So this tank's been flooded for a week now, figured it was time for some new photos. Updates for this tank will generally be on weekends--my office mates think I'm crazy enough without going around taking photos of an empty aquarium.
Here's a basic overall tank shot:
The rotala is growing in nicely, especially the shorter stems that you can't see behind the blyxa. Blyxa isn't melting, but that's about all I can say for it so far. There are a couple of stem roots forming though, so hopefully it's happy.
HC is staying alive (as far as I can tell) though it's not doing much else so far. In a couple of places it's growing some hanging roots and winching stems toward the substrate, and in others it's going straight up. Hopefully with time it will adjust to being underwater and start growing more quickly. It's pearling at least (starts about an hour after lights on) so I'm keeping my fingers crossed.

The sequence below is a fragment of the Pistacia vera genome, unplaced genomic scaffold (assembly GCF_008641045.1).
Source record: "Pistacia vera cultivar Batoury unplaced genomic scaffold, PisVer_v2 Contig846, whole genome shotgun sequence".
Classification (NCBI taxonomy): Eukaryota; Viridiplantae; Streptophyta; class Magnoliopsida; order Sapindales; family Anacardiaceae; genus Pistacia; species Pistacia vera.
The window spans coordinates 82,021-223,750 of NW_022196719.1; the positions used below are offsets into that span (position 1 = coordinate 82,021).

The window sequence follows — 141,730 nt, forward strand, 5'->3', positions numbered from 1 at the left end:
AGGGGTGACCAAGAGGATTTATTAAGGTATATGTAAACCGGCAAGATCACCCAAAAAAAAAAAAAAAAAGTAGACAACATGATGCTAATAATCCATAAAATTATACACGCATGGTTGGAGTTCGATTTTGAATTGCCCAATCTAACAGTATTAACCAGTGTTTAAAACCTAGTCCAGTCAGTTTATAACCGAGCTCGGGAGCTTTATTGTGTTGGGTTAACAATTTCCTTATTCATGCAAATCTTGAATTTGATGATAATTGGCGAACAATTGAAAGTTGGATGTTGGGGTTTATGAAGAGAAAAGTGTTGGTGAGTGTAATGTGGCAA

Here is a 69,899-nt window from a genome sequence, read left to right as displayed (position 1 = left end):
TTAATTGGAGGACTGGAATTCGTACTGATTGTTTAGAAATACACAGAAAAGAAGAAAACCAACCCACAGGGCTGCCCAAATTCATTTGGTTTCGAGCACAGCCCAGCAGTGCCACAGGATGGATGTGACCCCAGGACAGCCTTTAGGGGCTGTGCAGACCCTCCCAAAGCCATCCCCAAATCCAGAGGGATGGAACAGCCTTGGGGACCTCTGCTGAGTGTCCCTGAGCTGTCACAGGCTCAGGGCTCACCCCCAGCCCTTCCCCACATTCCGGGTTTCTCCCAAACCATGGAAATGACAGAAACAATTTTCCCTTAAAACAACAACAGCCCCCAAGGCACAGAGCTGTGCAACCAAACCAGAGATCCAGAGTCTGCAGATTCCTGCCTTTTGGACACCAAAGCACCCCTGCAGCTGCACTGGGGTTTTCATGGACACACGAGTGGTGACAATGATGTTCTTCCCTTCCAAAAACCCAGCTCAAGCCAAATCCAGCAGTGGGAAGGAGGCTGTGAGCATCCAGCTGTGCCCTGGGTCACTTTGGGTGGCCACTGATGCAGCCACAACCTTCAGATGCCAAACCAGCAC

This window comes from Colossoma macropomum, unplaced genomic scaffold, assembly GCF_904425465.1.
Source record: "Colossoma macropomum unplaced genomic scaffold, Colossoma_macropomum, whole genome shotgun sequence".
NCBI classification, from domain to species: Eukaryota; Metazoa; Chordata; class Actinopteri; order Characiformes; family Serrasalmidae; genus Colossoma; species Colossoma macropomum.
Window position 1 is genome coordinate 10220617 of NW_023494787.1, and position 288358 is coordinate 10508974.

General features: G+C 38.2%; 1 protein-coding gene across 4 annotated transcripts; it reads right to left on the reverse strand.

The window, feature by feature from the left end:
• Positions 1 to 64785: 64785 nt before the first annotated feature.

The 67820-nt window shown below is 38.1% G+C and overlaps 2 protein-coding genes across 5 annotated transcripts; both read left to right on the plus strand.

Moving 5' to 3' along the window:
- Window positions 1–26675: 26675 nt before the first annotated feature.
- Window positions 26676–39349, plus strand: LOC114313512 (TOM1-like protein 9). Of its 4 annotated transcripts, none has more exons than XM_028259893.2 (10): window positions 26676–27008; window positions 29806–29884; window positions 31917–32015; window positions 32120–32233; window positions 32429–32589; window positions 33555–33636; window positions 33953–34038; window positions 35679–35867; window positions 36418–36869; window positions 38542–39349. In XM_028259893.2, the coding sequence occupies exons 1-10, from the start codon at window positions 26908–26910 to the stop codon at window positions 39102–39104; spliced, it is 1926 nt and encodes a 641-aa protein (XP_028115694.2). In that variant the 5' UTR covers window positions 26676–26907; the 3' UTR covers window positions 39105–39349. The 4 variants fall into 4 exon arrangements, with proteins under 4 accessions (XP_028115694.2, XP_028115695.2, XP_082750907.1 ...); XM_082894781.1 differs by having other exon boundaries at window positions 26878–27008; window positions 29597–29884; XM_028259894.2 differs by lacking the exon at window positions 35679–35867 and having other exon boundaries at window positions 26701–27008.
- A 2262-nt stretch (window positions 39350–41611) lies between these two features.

When I started the filter on this tank, I swapped out half of the media that came with it and filled it with cycled eheim media. I was hoping that would be enough to prevent a cycle, but apparently the rumors are true and netlea leaches ammonia in a serious way.
Apparently I forgot the colour chart at home, but I think it's safe to say the ammonia is "high" and leave it at that.
Hopefully some major water changes will help clear some of that out
One advantage of setting up a tank in a lab (or across the hall from one anyway) is a handy supply of useful glassware.
What really burns about this setup is that the room across the hall is plumbed for 30psi CO2 (along with natural gas, vacuum and compressed air). I played around with the idea of running lines over the ceiling somehow, but it seemed like I would be pushing physical plant's tolerance for my little toy.
I'm hoping that the ammonia issue sorts itself out soon so I can stock some cherry shrimp and forestall my colleague's various suggestions--At least my immediate neighbour has kept fish before and wants neons, but some of the more absurd have ranged from turtles and axolotls to a red-tailed shark.